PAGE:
C++ Type Conversion

C++ Type Conversion

In this tutorial, we will learn about the basics of C++ type conversion with the help of examples.

C++ allows us to convert data of one type to that of another. This is known as type conversion.

There are two types of type conversion in C++.

  1. Implicit Conversion
  2. Explicit Conversion (also known as Type Casting)

Implicit Type Conversion

The type conversion that is done automatically done by the compiler is known as implicit type conversion. This type of conversion is also known as automatic conversion.

Let us look at two examples of implicit type conversion.


Example 1: Conversion From int to double

// Working of implicit type-conversion

#include <iostream>
using namespace std;

int main() {
   // assigning an int value to num_int
   int num_int = 9;

   // declaring a double type variable
   double num_double;
 
   // implicit conversion
   // assigning int value to a double variable
   num_double = num_int;

   cout << "num_int = " << num_int << endl;
   cout << "num_double = " << num_double << endl;

   return 0;
}

Output

num_int = 9
num_double = 9

In the program, we have assigned an int data to a double variable.

num_double = num_int;

Here, the int value is automatically converted to double by the compiler before it is assigned to the num_double variable. This is an example of implicit type conversion.


Example 2: Automatic Conversion from double to int

//Working of Implicit type-conversion

#include <iostream>
using namespace std;

int main() {

   int num_int;
   double num_double = 9.99;

   // implicit conversion
   // assigning a double value to an int variable
   num_int = num_double;

   cout << "num_int = " << num_int << endl;
   cout << "num_double = " << num_double << endl;

   return 0;
}

Output

num_int = 9
num_double = 9.99

In the program, we have assigned a double data to an int variable.

num_double = num_int;

Here, the double value is automatically converted to int by the compiler before it is assigned to the num_int variable. This is also an example of implicit type conversion.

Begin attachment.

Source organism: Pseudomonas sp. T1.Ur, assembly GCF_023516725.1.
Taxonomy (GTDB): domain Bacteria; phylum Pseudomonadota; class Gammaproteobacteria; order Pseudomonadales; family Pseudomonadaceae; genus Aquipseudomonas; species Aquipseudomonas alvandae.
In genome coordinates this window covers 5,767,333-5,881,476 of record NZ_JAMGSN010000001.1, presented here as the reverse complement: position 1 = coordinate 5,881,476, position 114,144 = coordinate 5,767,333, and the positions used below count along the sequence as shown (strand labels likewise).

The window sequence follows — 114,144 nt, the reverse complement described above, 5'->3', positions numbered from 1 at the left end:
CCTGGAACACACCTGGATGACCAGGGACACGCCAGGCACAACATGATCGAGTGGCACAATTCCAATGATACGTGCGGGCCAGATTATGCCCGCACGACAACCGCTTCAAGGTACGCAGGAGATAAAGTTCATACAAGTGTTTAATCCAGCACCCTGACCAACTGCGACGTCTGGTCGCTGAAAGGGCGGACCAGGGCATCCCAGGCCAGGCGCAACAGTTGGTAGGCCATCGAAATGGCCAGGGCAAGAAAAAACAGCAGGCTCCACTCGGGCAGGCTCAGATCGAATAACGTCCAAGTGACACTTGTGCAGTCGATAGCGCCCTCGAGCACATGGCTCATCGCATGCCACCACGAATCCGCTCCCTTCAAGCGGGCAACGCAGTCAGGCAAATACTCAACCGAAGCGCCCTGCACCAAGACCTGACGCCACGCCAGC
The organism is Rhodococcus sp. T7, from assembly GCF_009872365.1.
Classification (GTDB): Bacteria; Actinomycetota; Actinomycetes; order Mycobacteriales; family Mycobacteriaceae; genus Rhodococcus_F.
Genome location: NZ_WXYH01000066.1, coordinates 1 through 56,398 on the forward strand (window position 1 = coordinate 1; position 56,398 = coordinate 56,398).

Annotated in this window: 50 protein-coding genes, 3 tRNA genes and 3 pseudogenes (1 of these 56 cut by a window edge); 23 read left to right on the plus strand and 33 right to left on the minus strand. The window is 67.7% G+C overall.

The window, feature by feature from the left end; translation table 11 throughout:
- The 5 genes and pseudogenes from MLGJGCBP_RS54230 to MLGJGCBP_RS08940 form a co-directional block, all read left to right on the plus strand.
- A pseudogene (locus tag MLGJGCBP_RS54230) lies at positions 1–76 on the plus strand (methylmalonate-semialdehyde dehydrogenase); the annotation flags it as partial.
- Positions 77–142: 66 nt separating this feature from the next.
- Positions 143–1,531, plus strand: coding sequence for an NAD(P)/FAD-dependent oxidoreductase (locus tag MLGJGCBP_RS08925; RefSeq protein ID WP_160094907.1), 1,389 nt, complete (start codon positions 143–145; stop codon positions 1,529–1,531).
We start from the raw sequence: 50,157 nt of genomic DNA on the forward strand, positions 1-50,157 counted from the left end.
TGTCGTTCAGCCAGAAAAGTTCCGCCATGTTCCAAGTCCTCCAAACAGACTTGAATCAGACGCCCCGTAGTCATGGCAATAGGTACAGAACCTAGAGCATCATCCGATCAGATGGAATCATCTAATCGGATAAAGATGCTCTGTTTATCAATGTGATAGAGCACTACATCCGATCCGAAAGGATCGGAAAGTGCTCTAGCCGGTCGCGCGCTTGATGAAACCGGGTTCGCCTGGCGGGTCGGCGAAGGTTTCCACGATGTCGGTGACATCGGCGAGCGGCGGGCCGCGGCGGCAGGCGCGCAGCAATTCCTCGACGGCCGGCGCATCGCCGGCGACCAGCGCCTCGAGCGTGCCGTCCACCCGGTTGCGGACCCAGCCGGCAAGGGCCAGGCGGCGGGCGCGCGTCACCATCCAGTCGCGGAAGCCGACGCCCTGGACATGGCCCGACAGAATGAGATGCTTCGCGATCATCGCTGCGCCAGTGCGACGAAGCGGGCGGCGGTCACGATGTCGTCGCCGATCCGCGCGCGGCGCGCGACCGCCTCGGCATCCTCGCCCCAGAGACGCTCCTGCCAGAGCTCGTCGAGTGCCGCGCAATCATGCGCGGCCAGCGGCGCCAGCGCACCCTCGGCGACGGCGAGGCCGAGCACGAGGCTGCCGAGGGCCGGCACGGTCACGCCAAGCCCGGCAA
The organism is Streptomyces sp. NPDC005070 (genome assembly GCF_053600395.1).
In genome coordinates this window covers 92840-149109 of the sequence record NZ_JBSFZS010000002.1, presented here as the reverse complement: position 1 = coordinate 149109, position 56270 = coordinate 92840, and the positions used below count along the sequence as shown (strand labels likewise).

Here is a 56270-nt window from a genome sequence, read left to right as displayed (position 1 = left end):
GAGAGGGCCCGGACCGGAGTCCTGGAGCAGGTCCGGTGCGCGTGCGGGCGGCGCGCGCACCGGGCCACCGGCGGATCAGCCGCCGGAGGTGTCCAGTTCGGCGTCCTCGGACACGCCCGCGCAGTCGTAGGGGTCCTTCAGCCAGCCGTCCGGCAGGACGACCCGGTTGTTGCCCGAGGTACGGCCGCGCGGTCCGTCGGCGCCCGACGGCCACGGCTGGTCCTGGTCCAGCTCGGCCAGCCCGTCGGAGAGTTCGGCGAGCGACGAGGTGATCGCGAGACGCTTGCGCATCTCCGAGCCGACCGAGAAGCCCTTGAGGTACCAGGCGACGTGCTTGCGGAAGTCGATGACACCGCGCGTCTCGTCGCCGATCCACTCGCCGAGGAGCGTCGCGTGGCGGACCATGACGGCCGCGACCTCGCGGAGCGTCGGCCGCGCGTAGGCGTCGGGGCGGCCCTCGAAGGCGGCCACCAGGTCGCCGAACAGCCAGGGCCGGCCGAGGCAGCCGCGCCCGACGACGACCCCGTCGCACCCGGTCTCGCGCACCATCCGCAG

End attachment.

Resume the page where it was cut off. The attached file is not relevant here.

Note: Since int cannot have a decimal part, the digits after the decimal point is truncated in the above example.


Data Loss During Conversion (Narrowing Conversion)

As we have seen from the above example, conversion from one data type to another is prone to data loss. This happens when data of a larger type is converted to data of a smaller type.

Data loss in C++ if a larger type of data is converted to a smaller type.
Possible Data Loss During Type Conversion

C++ Explicit Conversion

When the user manually changes data from one type to another, this is known as explicit conversion. This type of conversion is also known as type casting.

There are three major ways in which we can use explicit conversion in C++. They are:

  1. C-style type casting (also known as cast notation)
  2. Function notation (also known as old C++ style type casting)
  3. Type conversion operators

C-style Type Casting

As the name suggests, this type of casting is favored by the C programming language. It is also known as cast notation.

The syntax for this style is:

(data_type)expression;

For example,

// initializing int variable
int num_int = 26;

// declaring double variable
double num_double;

// converting from int to double
num_double = (double)num_int;

Function-style Casting

We can also use the function like notation to cast data from one type to another.

The syntax for this style is:

data_type(expression);

For example,

// initializing int variable
int num_int = 26;

// declaring double variable
double num_double;

// converting from int to double
num_double = double(num_int);

Example 3: Type Casting

#include <iostream>

using namespace std;

int main() {
    // initializing a double variable
    double num_double = 3.56;
    cout << "num_double = " << num_double << endl;

    // C-style conversion from double to int
    int num_int1 = (int)num_double;
    cout << "num_int1   = " << num_int1 << endl;

    // function-style conversion from double to int
    int num_int2 = int(num_double);
    cout << "num_int2   = " << num_int2 << endl;

    return 0;
}

Output

num_double = 3.56
num_int1   = 3
num_int2   = 3

We used both the C style type conversion and the function-style casting for type conversion and displayed the results. Since they perform the same task, both give us the same output.


Type Conversion Operators

Besides these two type castings, C++ also has four operators for type conversion. They are known as type conversion operators. They are:

  • static_cast
  • dynamic_cast
  • const_cast
  • reinterpret_cast

We will learn about these casts in later tutorials.


Recommended Tutorials:

  • C++ string to int and Vice-versa
  • C++ string to float, double and Vice-versa